they were short of cannon, fire-arms and cavalry and because
they were not trained to think as soldiers.
The English had captured fifteen hundred prisoners at Pinkie.
Thomas was one of the lucky ones. His wounds soon healed
and his father was able to pay his ransom, so it was not
long before Thomas was riding back home to his father's
house at Drumry, wondering about the future.
Thomas is Lawrence Crawford's sixth son and though it is
customary for landowners to leave estates to their sons,
it is unlikely that Thomas will inherit enough to make a
living. It is for this reason that, at seventeen, Thomas
decides he must make his own career.
One way is to become a soldier, and though his first battle
had not been very successful, he knows that there are plenty
of openings for an active man.
Scotland and France have been friendly for hundreds of years,
and the kings of France have whole regiments of Scottish
soldiers. Indeed, it was Scottish archers who marched alongside
Joan of Arc as she rode in triumph to Rheims after beating
the English in 1428.
With plans for his future in his head, Thomas makes his
way westwards, following the old track that the Romans first
made to Old Kilpatrick. Just past Castle Hill he turns down
the steep road that winds through Peel Glen, over the narrow
bridge and up the hill towards the Peel Tower of Drumry.
His father built the tower house in 1530, in the year that
Thomas was born. It stands on high ground, so that a sentry
looking out from it can see the hamlet of Drumry and a vast
expanse of green fields and marshes beyond.
More on the Peel Tower of Drumry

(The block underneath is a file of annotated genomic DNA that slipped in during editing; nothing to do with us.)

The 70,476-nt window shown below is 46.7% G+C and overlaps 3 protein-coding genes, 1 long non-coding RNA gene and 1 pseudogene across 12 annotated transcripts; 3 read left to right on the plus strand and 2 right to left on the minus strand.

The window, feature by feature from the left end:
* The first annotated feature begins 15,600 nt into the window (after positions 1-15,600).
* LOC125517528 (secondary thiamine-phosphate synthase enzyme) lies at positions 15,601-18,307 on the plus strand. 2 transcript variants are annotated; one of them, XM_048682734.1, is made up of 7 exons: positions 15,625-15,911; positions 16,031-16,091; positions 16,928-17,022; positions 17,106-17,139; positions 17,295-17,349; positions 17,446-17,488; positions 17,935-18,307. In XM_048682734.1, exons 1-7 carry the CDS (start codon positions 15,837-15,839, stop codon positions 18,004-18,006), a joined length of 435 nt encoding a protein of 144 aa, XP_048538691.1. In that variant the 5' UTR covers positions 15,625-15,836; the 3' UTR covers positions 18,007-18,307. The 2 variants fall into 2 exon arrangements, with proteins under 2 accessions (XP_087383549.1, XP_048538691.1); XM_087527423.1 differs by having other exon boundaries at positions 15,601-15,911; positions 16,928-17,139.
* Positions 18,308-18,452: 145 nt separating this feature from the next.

The three-storey building is more like a castle than a house.
Corbelled turrets swell out at each corner of the slated
roof and the only breaks in the massive stone walls are
narrow slits. A barmkin wall surrounds the courtyard, pierced
by gun-ports and loop-holes.
A sentry in the north-west turret sees Thomas coming up
the hill and, as he rides up, he finds the courtyard gate
open and the two doors that guard the entrance to the tower
The outside door has an outer skin of thick oak planks running
vertically, and an inner skin of planks laid across, diagonally.
Huge iron nails clench the massive planks together, making
a pattern of nail heads on the outside.
The inner door is an iron grill and if any attacker does
manage to break down the outer door he will find the inner
yett an even harder obstacle.
The doors lead into a big, vaulted room used as a store
house and a stable in times of danger. To reach the hall
or living room Thomas has to climb a circular stair with
uneven treads, holding the newel post with his right hand.
A single spearman can hold off a whole army of enemies trying
to climb that staircase.
As he climbs, Thomas thinks of the last time he stumbled
up the narrow steps, on the heels of the messenger who had
brought the Fiery Cross, just before the Battle of Pinkie.
The messenger had ridden in with a crowd of horsemen to
bring the news that every man and boy between the ages of
sixty and sixteen was to gather at Musselburgh. Thomas had
looked with awe at the messenger and his staff with the
red painted saltire on top. Anybody who disobeyed its command